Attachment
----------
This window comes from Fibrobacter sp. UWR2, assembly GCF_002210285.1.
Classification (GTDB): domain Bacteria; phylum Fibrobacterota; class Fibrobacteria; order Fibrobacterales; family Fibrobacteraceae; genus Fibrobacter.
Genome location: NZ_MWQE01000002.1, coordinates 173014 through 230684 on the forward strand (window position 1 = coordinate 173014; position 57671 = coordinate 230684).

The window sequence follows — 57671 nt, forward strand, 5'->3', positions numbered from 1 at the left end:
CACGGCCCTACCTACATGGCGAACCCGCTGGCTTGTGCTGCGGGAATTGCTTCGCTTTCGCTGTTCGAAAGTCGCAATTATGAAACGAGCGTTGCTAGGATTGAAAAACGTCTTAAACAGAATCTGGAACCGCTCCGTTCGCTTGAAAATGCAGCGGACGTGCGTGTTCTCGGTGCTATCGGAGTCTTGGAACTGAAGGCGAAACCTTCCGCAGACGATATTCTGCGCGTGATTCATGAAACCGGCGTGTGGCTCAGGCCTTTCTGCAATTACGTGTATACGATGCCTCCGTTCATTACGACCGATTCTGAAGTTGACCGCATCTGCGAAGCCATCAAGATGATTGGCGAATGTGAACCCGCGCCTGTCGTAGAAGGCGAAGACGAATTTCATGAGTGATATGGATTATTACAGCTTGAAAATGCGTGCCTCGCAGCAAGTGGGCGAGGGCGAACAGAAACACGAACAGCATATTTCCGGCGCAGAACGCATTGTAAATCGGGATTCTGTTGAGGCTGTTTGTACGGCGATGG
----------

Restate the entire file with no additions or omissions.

This window comes from Fibrobacter sp. UWR2, assembly GCF_002210285.1.
Classification (GTDB): domain Bacteria; phylum Fibrobacterota; class Fibrobacteria; order Fibrobacterales; family Fibrobacteraceae; genus Fibrobacter.
Genome location: NZ_MWQE01000002.1, coordinates 173014 through 230684 on the forward strand (window position 1 = coordinate 173014; position 57671 = coordinate 230684).

The window sequence follows — 57671 nt, forward strand, 5'->3', positions numbered from 1 at the left end:
CACGGCCCTACCTACATGGCGAACCCGCTGGCTTGTGCTGCGGGAATTGCTTCGCTTTCGCTGTTCGAAAGTCGCAATTATGAAACGAGCGTTGCTAGGATTGAAAAACGTCTTAAACAGAATCTGGAACCGCTCCGTTCGCTTGAAAATGCAGCGGACGTGCGTGTTCTCGGTGCTATCGGAGTCTTGGAACTGAAGGCGAAACCTTCCGCAGACGATATTCTGCGCGTGATTCATGAAACCGGCGTGTGGCTCAGGCCTTTCTGCAATTACGTGTATACGATGCCTCCGTTCATTACGACCGATTCTGAAGTTGACCGCATCTGCGAAGCCATCAAGATGATTGGCGAATGTGAACCCGCGCCTGTCGTAGAAGGCGAAGACGAATTTCATGAGTGATATGGATTATTACAGCTTGAAAATGCGTGCCTCGCAGCAAGTGGGCGAGGGCGAACAGAAACACGAACAGCATATTTCCGGCGCAGAACGCATTGTAAATCGGGATTCTGTTGAGGCTGTTTGTACGGCGATGG